Singing is more than a fun activity—there are documented physical and psychological benefits!
strengthen the immune system
reduce heart rate and blood pressure
increase lung capacity
tone diaphragm, abdominal and intercostal muscles
help build concentration, memory, and listening skills
build self-esteem and confidence
act as an anti-depressant
"Studies have shown that people who sing regularly have fewer trips to the doctor, fewer falls, less medication and are less depressed." ...read full article.
"Belting out a song can lower your blood pressure dramatically even when drugs fail, a Harvard study reveals." ...read full article.
"Wired for Sound: Oliver Sacks, MD, the noted neurologist and author, describes the profound bond between music and our brains and how the simple act of singing can be good medicine—especially as we age." ...read full article.
"It's a great way to keep in shape because you are exercising your lungs and heart. Not only that, your body produces 'feel good' hormones called endorphins, which rush around your body when you sing. It's exactly the same when you eat a bar of chocolate. The good news with singing is that you don't gain any calories!" ...read full article.
"All sorts of people are finding that singing, alone or in a group, can be life-changing." ...read full article.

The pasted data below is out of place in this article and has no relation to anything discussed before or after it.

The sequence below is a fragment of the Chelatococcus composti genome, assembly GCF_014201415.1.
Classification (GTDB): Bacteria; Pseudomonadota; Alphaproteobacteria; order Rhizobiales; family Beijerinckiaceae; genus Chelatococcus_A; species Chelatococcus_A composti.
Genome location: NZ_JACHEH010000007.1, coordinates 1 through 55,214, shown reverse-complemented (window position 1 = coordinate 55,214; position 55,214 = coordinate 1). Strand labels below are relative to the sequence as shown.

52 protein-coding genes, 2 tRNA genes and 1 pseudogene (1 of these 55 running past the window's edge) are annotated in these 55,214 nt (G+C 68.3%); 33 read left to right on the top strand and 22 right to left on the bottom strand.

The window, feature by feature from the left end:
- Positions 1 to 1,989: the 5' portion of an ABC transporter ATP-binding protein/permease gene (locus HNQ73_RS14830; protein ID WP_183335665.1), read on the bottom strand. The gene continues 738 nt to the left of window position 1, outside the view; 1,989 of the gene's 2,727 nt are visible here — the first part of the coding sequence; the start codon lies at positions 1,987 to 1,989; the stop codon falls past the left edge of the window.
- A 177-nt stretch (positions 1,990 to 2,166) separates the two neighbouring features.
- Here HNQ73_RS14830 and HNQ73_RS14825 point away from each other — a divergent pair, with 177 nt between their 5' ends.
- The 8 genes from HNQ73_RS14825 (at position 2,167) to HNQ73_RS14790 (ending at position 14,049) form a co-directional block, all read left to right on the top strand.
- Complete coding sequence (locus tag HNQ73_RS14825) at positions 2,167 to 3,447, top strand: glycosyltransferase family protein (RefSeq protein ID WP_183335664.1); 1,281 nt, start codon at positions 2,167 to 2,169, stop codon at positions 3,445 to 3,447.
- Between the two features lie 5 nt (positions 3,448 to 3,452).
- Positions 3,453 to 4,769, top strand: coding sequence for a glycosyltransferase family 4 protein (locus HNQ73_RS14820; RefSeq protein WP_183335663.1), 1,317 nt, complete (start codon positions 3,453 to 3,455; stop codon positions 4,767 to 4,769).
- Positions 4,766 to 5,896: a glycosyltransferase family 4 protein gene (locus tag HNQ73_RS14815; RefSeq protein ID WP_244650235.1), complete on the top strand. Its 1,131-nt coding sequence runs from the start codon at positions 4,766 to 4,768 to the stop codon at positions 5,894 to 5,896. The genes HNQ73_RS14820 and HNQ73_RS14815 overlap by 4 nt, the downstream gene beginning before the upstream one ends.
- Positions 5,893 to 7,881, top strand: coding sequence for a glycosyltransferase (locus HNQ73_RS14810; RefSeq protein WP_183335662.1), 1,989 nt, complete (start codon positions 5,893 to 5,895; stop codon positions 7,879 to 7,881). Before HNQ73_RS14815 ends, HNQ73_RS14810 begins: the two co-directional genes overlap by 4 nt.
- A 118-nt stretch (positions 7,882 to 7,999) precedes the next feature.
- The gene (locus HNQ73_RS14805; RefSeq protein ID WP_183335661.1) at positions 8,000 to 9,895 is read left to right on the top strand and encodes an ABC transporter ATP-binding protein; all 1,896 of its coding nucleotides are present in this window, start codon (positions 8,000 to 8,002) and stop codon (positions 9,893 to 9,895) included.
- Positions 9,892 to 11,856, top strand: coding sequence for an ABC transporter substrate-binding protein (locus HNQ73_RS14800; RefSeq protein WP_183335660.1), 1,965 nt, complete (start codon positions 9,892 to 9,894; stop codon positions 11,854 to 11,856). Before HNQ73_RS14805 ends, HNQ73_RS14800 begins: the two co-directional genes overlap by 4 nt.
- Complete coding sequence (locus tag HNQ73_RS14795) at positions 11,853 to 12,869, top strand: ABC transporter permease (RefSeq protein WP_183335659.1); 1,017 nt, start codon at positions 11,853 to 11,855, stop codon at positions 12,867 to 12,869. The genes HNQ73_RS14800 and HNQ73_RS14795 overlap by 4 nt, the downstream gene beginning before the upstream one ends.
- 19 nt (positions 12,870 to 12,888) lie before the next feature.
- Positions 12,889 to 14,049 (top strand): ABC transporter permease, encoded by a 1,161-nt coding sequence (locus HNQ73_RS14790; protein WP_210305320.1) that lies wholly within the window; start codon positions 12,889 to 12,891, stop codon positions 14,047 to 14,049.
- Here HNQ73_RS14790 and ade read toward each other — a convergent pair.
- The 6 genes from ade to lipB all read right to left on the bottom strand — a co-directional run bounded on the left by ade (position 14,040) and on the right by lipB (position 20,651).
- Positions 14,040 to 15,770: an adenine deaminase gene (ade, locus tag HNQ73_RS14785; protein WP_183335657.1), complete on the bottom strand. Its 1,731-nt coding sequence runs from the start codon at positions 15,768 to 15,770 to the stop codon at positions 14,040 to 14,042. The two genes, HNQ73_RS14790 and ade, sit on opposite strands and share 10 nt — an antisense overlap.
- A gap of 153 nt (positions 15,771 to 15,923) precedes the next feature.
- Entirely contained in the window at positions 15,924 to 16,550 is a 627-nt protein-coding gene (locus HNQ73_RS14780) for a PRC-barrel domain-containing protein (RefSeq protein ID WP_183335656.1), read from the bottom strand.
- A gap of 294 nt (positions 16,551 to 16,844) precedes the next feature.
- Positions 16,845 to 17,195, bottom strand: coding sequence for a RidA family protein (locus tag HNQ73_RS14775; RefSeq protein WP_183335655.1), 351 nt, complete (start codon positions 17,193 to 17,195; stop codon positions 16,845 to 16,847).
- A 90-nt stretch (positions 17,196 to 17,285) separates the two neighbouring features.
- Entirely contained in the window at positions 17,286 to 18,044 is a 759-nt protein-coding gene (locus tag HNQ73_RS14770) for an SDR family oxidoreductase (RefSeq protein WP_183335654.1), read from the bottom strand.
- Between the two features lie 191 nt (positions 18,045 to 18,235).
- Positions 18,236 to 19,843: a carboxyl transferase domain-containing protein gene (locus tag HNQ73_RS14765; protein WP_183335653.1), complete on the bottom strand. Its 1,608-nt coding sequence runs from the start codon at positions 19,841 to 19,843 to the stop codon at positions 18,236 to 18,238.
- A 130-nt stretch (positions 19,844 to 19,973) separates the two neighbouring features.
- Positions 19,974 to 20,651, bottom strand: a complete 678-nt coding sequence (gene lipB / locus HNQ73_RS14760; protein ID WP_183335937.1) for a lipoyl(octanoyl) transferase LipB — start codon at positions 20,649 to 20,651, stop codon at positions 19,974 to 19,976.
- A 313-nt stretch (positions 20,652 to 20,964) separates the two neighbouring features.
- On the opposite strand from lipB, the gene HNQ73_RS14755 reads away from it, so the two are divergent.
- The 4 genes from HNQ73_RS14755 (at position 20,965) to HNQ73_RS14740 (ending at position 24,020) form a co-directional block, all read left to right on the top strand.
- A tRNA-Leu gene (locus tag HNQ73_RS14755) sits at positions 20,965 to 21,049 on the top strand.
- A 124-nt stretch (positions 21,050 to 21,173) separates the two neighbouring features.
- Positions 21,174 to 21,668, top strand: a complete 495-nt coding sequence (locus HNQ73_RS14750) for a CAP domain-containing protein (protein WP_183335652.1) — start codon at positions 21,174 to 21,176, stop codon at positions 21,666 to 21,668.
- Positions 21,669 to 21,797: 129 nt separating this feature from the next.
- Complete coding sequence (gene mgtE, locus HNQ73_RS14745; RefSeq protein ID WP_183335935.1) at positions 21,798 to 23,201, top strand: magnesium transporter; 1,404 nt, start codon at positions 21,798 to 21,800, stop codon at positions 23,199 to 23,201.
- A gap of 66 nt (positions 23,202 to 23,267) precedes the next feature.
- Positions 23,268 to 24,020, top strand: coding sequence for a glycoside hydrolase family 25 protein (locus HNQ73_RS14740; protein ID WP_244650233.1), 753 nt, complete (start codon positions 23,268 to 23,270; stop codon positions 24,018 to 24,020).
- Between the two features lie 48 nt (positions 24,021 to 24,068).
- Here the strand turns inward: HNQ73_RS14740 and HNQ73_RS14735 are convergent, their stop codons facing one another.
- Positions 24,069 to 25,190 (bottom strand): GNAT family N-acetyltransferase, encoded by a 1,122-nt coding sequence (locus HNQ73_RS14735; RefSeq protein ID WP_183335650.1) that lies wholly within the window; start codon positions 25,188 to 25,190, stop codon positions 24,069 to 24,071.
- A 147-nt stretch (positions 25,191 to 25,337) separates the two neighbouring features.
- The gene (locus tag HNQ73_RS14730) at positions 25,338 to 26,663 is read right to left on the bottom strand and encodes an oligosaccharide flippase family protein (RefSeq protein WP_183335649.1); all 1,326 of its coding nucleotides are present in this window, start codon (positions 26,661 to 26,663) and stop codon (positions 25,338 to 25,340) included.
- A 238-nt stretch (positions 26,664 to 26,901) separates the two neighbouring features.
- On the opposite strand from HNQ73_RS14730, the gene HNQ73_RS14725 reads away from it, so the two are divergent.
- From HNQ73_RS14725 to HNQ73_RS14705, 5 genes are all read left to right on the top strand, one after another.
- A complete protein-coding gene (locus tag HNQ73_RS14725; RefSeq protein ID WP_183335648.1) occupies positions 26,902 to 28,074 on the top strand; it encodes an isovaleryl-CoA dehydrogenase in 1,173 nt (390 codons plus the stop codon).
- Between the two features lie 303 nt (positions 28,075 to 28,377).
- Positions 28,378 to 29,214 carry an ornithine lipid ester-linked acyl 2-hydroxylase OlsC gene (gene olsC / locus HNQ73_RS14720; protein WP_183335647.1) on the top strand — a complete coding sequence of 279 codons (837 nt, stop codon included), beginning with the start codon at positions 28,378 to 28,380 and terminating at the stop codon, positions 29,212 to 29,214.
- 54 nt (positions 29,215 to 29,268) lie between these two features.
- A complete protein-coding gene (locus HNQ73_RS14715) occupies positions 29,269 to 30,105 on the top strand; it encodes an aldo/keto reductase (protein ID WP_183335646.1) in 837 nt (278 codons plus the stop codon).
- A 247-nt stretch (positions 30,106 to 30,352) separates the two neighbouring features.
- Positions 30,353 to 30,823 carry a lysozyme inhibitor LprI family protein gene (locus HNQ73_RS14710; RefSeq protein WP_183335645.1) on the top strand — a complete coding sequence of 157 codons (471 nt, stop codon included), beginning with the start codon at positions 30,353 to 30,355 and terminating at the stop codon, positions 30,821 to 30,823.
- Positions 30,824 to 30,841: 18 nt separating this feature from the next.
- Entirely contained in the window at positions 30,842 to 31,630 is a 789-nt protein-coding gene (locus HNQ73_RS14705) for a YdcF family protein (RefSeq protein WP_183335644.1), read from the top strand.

"Studies have linked singing with a lower heart rate, decreased blood pressure, and reduced stress, according to Patricia Preston-Roberts, a board-certified music therapist in New York City." ...read full article.
"Researchers found that listening to classical music improves cognitive ability; other experts add that any enjoyable music has positive effects on your brain and mood." ...read full article.
"...research published in the Journal of Music Therapy in 2004 suggested that group singing helped people to cope better with chronic pain." ...read full article.
"The medical profession strongly believes that singing is a good form of aerobic exercise for the abdominal muscles, the lungs and the circulation of blood." ...read full article.
"Singing may seem like such a simple act, which it is, but it has
numerous health benefits, according to the Wellness Letter, published by the University of CA, Berkeley..." ...read full article.
"Although I love music, I don't play any instruments; in fact, I didn't even sing back then, because I was tone deaf. Or so I'd always thought..." ...read full story.
For further reading (or rather, listening):
Check out these podcasts from The Library of Congress: Music and the Brain. "The Library's Music and the Brain events offer lectures, conversations and symposia about the explosion of new research at the intersection of cognitive neuroscience and music."
For more opportunities to sing:
Canada Sings! / Chantons Canada! is building a database of singalong dates and venues.